St Paul’s Cathedral has been here for over 1,400 years. It has been built and rebuilt five times, and always its main purpose has been as a
place of worship and prayer.
St Paul's, with its world-famous dome, is an iconic feature of the London skyline. Step inside and you can enjoy the Cathedral's awe-inspiring
interior, and uncover fascinating stories about its history.
Learning & Faith
Lifelong learning is a core part of the our work, delivered through a variety of events by St Paul's Institute, and the
Cathedral's Adult Learning and Schools & Family Learning departments.
History & Collections
For more than 1,400 years, a Cathedral dedicated to St Paul has stood at the highest point in the City. The present Cathedral is the
masterpiece of Britain's most famous architect Sir Christopher Wren.
Behind the scenes, the cost of caring for St Paul's and continuing to deliver our central ministry and work is enormous and the generosity of
our supporters is critical.
Widely considered to be one of the world’s most beautiful buildings and a powerful symbol of the splendour of London, St Paul’s Cathedral is a
breathtaking events venue.
Created by Bill Viola and Kira Perov and opened in May 2014, Martyrs shows four individuals,
across four colour vertical plasma screens, being martyred by the four classical elements. The work has no sound. It lasts for seven minutes.
Martyrs was joined in 2016 by a second piece entitled Mary. The installations have been gifted to Tate, and are on long-term loan to St Paul’s
Special art tours to view the Viola art works and other contemporary art in St Paul's are being run in February and
March this year - more information here.
Bill Viola's commission for St Paul’s Cathedral follows the great historical tradition of commissions for spiritual centres that has
resulted in a priceless heritage of art around the world.
The result of this commission sees St Paul’s Cathedral, which has always spearheaded the engagement of great artists, house a resonant
work of art for our times. Martyrs(and later Mary), will play an important role in connecting contemporary issues with the timeless themes
embodied in the cathedral.
Through the relationship between St Paul’s and Tate Modern, visitors to both sites will become aware of the possibilities available on
either site and it is hoped that this will lead to new audiences for both. With the symbolic link of the Millennium Bridge, two great
institutions will be connected through art.
Bill Viola says:
As the work opens, four individuals are shown in stasis, a pause from their suffering. Gradually there is movement in each scene as an
element of nature begins to disturb their stillness. Flames rain down, winds begin to lash, water cascades, and earth flies up. As the
elements rage, each martyr’s resolve remains unchanged. In their most violent assault, the elements represent the darkest hour of the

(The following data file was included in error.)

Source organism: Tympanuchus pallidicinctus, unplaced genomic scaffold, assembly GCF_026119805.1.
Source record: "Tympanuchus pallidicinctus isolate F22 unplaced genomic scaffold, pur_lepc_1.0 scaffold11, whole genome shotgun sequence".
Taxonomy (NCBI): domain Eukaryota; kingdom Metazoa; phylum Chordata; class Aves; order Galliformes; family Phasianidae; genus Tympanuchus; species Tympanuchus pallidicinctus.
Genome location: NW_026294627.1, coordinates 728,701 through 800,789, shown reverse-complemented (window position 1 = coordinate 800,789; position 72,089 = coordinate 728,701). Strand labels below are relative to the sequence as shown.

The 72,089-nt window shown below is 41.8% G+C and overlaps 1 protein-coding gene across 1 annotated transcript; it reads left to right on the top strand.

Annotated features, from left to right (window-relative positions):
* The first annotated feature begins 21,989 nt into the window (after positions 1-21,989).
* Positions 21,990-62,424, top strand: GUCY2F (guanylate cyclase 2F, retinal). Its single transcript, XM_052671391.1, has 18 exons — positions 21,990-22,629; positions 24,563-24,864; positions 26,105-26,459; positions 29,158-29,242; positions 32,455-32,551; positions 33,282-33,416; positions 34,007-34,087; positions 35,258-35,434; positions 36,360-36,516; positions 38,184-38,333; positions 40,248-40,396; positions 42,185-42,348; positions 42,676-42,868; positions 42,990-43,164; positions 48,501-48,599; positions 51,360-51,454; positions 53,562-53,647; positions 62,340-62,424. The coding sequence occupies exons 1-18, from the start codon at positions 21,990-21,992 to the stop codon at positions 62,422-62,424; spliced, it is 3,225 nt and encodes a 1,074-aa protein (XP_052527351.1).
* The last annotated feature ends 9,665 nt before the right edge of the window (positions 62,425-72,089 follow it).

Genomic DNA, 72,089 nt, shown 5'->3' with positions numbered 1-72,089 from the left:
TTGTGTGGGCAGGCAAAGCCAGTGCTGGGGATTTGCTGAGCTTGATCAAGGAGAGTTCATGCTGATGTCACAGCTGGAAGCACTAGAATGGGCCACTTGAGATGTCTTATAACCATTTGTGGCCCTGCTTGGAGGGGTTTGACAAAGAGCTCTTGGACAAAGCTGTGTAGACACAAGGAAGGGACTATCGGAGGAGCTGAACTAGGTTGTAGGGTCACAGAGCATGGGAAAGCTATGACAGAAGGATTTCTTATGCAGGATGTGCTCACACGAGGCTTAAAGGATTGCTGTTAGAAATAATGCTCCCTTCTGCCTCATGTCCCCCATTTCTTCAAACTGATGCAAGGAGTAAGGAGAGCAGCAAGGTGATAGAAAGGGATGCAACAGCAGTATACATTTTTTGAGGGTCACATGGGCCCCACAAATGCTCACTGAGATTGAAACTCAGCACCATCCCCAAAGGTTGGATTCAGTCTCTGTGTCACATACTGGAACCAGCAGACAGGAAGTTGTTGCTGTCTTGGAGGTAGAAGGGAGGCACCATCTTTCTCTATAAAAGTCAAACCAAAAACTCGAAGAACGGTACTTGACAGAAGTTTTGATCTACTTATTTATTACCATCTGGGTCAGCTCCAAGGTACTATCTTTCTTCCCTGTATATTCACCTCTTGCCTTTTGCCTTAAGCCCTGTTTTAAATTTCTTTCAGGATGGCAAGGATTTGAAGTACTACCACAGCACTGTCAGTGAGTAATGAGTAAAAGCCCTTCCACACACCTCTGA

martyr’s passage through death into the light.
Martyrs in context - The Reverend Canon Mark Oakley.
Good art, like good religion, questions our answers more than answering our questions and with a form and language that resist cheap
Our visitors are able to encounter the universal spiritual questions of life and death that this extraordinary work lays before us. A
contemporary medium that so often controls mass culture is slowed and shaped to unravel that control, allowing us to face ourselves alone in
our fragility and potential. The rumour of God is very loud in the work, as enigmatic as it is profound, and I have no doubt the work will be a
spiritual encouragement to those who spend time with it.
Today martyrdom is often spoken of in terms of what people kill themselves for and others with them. It is more authentically a word that
focuses on what a human being might be willing to die for – faith, conscience, justice, love of others. This work deepens our perceptions
by slowing them down. We see the courage and resilience of the human in the face of all that would destroy what is true and good. We each have
been given the gift of being. The gift we have to offer in return is who we become and how our lives, and deaths, might transform the world.
Visiting Martyrs and Mary
All visitors coming to the Cathedral during regular opening hours, will be able to viewMartyrs and Marybased on the usual
Cathedral admission prices.
Monday - Saturday
8.30am - 4pm
Please check the cathedral calendar for special closures
Owing to weddings and baptisms, some sections of the Cathedral are closed for short periods on Saturdays, including where Martyrs and Mary are situated. Please do ask a member of staff for information on
your arrival or once inside.
Offer for Art Fund and Tate members
Art Fund - National Art Pass and Tate members can receive 50% off day admission tickets bought on arrival at the Cathedral.
Free short viewings
Every day (Monday - Friday) short visits to view the installations are possible at 11.30am and 2.15pm for those not visiting as regular
sightseers. Please arrive at the main west entrance and request this.
Press & Media
Members of the press are advised to view the work during one of the short viewings, detailed above. No photography of filming will be
permitted. No special access will be granted unless pre-arranged through Bolton &
Quinn - please contact Jess Baggaley on 0207 221 5000.
There is no age restriction on viewing Martyrs or Mary